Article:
A reversal on Ralph

March 07, 2004|By Nathan Bierma

CHICAGO - As I groaned at the news of Ralph Nader's presidential candidacy, I could feel my 2000 self staring at me with some disapproval. I was an idealistic college student then, loath to play by the rules of an uninspiring, ideologically straitjacketed two-party system, in which voters' decisions seemed to hinge on who had the better sound bites.

"To vote for Gore even though I prefer Nader is to play a game in which someone else has stated the rules and someone else (the media, the parties, the debate commission) has too much power," I wrote in my college newspaper the week of the election. "I'm voting Nader because he treats us as fellow citizens with whom he can have a frank conversation about our country, rather than as consumers of a sales pitch by a strategy team."

But at the risk of disappointing my 2000 self with my newfound compliance with "the system," I must now, four years later, echo the URL of an anti-Nader Web site: www.ralphdontrun.net.

In my own defense, I must state the obvious about the interval between Mr. Nader's two campaigns: My, how times have changed.

In 2000, the decision between George W. Bush and Al Gore was a choice between two unimpressive middle-of-the-roaders at a time when the country still felt relatively safe and stable internationally and economically. That either man would take the country in a radical direction after Bill Clinton's two terms seemed unlikely. That either would seriously address the corrupting influence of special interests seemed preposterous.

Now, nearly four years after Mr. Bush's dubious election, the country is alert to the threat of terrorism, plagued by joblessness and worried about the credibility of the Bush administration after its alienation of our allies and its removal of an evil dictator who it now appears couldn't have hurt us. Worse, the Bush administration has tried the strange economic experiment of raising spending while cutting taxes, giving Americans some pocket change while threatening the health of federal and state budgets.

It's been an interesting four years on the left as well.

Since Mr. Nader ran, Michael Moore has released an Oscar-winning documentary and written two best-selling books. Howard Dean single-handedly transplanted a spine into a confused Democratic Party, finding the right notes to sound in opposition of the president and sharpening the message of his fellow Democrats.

If 2000 was a 1988 moment - when a candidate named Bush slid by an underachieving opponent into the White House - 2004 now seems prime to be a 1992 moment, with the country unimpressed by a president named Bush and seeking a fresher, more convincing candidate.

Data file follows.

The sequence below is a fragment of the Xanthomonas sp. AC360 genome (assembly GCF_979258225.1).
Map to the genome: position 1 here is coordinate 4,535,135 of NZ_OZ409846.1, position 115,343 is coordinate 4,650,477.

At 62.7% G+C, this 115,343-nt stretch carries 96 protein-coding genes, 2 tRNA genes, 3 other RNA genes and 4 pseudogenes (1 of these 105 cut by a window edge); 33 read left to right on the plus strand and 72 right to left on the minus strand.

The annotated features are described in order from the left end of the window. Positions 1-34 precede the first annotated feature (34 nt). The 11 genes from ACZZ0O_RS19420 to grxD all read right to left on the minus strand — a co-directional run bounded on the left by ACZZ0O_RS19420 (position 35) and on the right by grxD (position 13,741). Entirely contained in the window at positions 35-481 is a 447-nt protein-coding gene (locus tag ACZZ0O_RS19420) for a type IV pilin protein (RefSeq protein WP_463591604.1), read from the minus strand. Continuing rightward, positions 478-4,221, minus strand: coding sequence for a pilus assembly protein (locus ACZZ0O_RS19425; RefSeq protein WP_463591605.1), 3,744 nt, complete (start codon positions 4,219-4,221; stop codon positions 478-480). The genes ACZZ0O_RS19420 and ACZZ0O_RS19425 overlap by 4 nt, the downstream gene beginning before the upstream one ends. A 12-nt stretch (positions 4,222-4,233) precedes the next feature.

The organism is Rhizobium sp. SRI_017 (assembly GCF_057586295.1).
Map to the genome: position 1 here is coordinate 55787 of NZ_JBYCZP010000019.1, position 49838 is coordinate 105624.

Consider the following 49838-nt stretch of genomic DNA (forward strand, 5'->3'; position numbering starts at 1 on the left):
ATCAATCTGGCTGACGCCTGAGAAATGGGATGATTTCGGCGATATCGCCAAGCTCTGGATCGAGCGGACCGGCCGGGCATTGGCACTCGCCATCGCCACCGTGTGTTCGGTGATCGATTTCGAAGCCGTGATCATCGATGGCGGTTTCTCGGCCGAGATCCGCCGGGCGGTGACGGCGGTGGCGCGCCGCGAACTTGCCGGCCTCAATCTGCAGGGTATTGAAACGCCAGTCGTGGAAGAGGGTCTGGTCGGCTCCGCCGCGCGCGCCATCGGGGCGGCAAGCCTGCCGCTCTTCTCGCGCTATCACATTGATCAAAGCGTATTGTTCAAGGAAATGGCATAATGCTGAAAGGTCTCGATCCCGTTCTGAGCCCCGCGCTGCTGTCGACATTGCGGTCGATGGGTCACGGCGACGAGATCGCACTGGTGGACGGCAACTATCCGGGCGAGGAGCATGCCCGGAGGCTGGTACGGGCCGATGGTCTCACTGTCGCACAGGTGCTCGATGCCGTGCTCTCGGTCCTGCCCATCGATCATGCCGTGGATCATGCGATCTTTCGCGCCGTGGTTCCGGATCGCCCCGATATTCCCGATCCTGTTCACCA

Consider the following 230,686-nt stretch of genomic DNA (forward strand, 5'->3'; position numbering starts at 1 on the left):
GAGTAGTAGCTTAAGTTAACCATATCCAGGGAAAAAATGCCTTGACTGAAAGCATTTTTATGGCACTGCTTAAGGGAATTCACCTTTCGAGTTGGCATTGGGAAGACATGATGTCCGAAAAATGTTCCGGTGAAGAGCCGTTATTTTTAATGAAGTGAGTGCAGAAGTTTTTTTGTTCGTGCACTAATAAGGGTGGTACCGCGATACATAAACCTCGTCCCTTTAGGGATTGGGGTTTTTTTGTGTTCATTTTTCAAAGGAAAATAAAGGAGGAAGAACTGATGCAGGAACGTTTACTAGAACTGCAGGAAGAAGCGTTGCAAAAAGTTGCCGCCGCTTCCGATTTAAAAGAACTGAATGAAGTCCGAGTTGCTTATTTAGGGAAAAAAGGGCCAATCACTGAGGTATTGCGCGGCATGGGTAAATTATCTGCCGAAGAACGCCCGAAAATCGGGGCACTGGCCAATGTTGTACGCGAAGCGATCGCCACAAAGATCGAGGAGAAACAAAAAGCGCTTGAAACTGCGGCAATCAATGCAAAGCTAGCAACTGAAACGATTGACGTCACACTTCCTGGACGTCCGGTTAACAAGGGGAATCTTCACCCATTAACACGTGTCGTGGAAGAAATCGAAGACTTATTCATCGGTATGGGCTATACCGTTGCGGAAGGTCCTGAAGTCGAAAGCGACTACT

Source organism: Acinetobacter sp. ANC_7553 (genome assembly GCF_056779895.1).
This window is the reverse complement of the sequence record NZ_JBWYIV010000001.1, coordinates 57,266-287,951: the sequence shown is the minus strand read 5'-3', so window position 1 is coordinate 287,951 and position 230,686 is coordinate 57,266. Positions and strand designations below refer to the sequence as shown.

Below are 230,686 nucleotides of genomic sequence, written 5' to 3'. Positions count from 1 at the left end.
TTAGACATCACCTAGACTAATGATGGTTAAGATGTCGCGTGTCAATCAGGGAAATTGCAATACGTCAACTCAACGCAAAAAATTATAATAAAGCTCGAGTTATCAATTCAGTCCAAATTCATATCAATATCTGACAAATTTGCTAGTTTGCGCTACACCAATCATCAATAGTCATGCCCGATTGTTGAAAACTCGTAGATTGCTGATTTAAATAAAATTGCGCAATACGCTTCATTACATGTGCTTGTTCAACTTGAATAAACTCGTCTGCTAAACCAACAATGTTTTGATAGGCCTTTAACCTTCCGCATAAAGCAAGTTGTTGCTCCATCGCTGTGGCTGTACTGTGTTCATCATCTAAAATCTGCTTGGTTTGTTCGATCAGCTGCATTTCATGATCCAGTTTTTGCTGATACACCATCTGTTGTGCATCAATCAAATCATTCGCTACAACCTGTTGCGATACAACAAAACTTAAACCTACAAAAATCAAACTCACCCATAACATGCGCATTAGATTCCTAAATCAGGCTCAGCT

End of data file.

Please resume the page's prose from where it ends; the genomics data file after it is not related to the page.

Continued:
So many things are true now that were not true four years ago that Mr. Nader's rationale for running is mostly gone. After the emergence of Mr. Moore, Mr. Nader cannot say that his concerns are not spoken for. After President Bush's tax cuts, militarism and no-bid contract to Halliburton, Mr. Nader cannot say that the difference in policy and corporate corruption between the two major parties is merely negligible. After Dr. Dean's wake-up call to the Democratic Party, Mr. Nader cannot say that the party lacks a straight-shooter to keep it honest.

If this isn't enough to convince my 2000 self, I have one more thing to say , at the risk of sounding world-weary in my 20s:

Politics, like it or not, is about pragmatism. It's about compromises. It's about strange bedfellows. It's not about idealism, and it's not really about changing the system, not all that much. It may seem that way to a wide-eyed, placard-waving college student. But the White House is located in the real world.

Pointing all this out may well prove unnecessary, except for my own catharsis. Mr. Nader's second campaign will probably fizzle the way Ross Perot's second run did in 1996. Fewer Democrats will vote for him this time, and, I hope, unhappy independents will vote Democratic simply to remove Mr. Bush.

I'm not convinced Mr. Nader's ill-advised campaign is an ego trip the way Mr. Perot's was; I believe Mr. Nader sincerely desires change. To prove this now, he should get out of its way.

Nathan Bierma is an editorial assistant at Books&Culture magazine. He lives in Chicago.

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